The Sussex Coast - online book

A Literary & Historical travel guide to the Sussex Coast

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Just north of the church is an early sixteenth-century clergy-house built of flint and stone, with mullioned windows and the usual features of the period; it is figured at the head of the chapter. Patched at all sorts of periods and overgrown with plants, it is now in a very dilapidated, not to say ruinous, condition. Its repair is greatly to be wished for.
There was of old in Eastbourne a strange in­stitution called sops and ale, though why it should have been called that rather than anything else is not very clear. As to the precise character of the proceedings authorities differ very much, but apparently the senior bachelor of the place was elected steward, and when a child was born it became his duty, standing in church and holding a white wand, to issue a general invita­tion to a feast. Precedence at this repast was according to the number of children: the child­less, whether wedded or otherwise, must sit at clothless tables and partake of the roughest fare, while the happy mothers of twins ate of the choicest viands, served on damask table-cloths and manipulated with silver forks and knives. Horsfield thought the custom honoured better in the breach than in the observance, but whether his objections were based on his general sense of propriety or on grounds that Parson Malthus would have approved does not appear.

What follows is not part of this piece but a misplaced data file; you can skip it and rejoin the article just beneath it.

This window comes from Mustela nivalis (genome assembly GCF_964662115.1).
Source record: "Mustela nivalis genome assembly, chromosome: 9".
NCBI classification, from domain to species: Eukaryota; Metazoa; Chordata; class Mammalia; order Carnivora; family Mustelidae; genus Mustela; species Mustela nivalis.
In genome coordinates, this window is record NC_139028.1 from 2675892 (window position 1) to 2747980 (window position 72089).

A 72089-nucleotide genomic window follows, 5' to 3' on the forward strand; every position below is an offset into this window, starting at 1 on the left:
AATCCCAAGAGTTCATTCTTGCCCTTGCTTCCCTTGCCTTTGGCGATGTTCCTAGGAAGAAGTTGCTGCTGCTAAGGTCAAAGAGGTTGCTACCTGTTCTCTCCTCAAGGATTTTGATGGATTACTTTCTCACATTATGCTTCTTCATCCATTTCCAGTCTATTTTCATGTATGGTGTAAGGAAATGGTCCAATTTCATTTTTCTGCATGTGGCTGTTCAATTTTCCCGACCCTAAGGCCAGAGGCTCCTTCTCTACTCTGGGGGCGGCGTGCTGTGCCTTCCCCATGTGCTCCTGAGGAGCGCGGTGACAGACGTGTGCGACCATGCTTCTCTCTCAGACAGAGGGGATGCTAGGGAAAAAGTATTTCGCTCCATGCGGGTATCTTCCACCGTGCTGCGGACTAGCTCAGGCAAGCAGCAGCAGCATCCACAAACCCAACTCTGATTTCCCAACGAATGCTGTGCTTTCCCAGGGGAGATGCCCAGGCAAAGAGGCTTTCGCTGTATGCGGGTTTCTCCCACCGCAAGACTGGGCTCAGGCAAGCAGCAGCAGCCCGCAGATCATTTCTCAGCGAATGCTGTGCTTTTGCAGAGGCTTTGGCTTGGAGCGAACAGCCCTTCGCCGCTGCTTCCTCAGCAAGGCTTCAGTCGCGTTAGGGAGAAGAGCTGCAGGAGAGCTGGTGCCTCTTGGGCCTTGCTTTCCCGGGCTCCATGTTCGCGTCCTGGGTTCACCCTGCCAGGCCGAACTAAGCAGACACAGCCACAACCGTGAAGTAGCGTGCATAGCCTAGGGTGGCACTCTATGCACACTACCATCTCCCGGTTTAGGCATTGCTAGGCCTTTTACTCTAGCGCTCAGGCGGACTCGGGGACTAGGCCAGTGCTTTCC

Under the old Lamb Inn is a square chamber covered with a sort of dome vault, nine ribs without corbels meeting in a central boss, one from each corner, one from the middle of each of three sides, and one from each side of the entrance. There are small openings deeply splayed upward. Two flat arched doorways ar.e
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